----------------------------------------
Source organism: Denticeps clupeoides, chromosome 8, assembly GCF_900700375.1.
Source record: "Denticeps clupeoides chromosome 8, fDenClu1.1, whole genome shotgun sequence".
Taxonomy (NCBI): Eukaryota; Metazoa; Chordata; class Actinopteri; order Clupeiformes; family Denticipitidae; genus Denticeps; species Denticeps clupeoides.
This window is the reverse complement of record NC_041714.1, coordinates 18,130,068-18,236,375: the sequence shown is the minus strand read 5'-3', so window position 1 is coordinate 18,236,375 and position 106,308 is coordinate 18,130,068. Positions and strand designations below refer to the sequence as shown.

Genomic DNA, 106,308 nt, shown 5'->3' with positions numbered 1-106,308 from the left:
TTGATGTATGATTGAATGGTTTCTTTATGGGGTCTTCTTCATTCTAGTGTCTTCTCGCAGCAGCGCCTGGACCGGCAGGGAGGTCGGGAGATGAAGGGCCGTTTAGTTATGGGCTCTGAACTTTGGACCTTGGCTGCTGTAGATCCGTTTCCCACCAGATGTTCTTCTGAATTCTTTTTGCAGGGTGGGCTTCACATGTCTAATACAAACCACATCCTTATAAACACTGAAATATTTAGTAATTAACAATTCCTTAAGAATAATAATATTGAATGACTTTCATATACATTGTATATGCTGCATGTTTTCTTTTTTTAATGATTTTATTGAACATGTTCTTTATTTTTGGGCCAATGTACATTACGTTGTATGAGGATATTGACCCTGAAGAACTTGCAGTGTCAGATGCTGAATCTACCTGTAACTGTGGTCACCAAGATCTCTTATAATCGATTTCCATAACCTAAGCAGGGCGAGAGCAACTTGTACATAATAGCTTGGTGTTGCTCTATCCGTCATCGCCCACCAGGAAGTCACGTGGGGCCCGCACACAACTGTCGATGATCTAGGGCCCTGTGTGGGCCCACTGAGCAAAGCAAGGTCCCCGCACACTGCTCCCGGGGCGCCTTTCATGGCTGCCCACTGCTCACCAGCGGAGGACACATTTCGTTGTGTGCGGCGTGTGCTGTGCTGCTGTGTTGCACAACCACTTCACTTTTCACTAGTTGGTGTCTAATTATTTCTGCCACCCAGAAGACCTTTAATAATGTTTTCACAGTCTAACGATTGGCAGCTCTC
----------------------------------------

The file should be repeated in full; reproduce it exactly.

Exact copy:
Source organism: Denticeps clupeoides, chromosome 8, assembly GCF_900700375.1.
Source record: "Denticeps clupeoides chromosome 8, fDenClu1.1, whole genome shotgun sequence".
Taxonomy (NCBI): Eukaryota; Metazoa; Chordata; class Actinopteri; order Clupeiformes; family Denticipitidae; genus Denticeps; species Denticeps clupeoides.
This window is the reverse complement of record NC_041714.1, coordinates 18,130,068-18,236,375: the sequence shown is the minus strand read 5'-3', so window position 1 is coordinate 18,236,375 and position 106,308 is coordinate 18,130,068. Positions and strand designations below refer to the sequence as shown.

Genomic DNA, 106,308 nt, shown 5'->3' with positions numbered 1-106,308 from the left:
TTGATGTATGATTGAATGGTTTCTTTATGGGGTCTTCTTCATTCTAGTGTCTTCTCGCAGCAGCGCCTGGACCGGCAGGGAGGTCGGGAGATGAAGGGCCGTTTAGTTATGGGCTCTGAACTTTGGACCTTGGCTGCTGTAGATCCGTTTCCCACCAGATGTTCTTCTGAATTCTTTTTGCAGGGTGGGCTTCACATGTCTAATACAAACCACATCCTTATAAACACTGAAATATTTAGTAATTAACAATTCCTTAAGAATAATAATATTGAATGACTTTCATATACATTGTATATGCTGCATGTTTTCTTTTTTTAATGATTTTATTGAACATGTTCTTTATTTTTGGGCCAATGTACATTACGTTGTATGAGGATATTGACCCTGAAGAACTTGCAGTGTCAGATGCTGAATCTACCTGTAACTGTGGTCACCAAGATCTCTTATAATCGATTTCCATAACCTAAGCAGGGCGAGAGCAACTTGTACATAATAGCTTGGTGTTGCTCTATCCGTCATCGCCCACCAGGAAGTCACGTGGGGCCCGCACACAACTGTCGATGATCTAGGGCCCTGTGTGGGCCCACTGAGCAAAGCAAGGTCCCCGCACACTGCTCCCGGGGCGCCTTTCATGGCTGCCCACTGCTCACCAGCGGAGGACACATTTCGTTGTGTGCGGCGTGTGCTGTGCTGCTGTGTTGCACAACCACTTCACTTTTCACTAGTTGGTGTCTAATTATTTCTGCCACCCAGAAGACCTTTAATAATGTTTTCACAGTCTAACGATTGGCAGCTCTC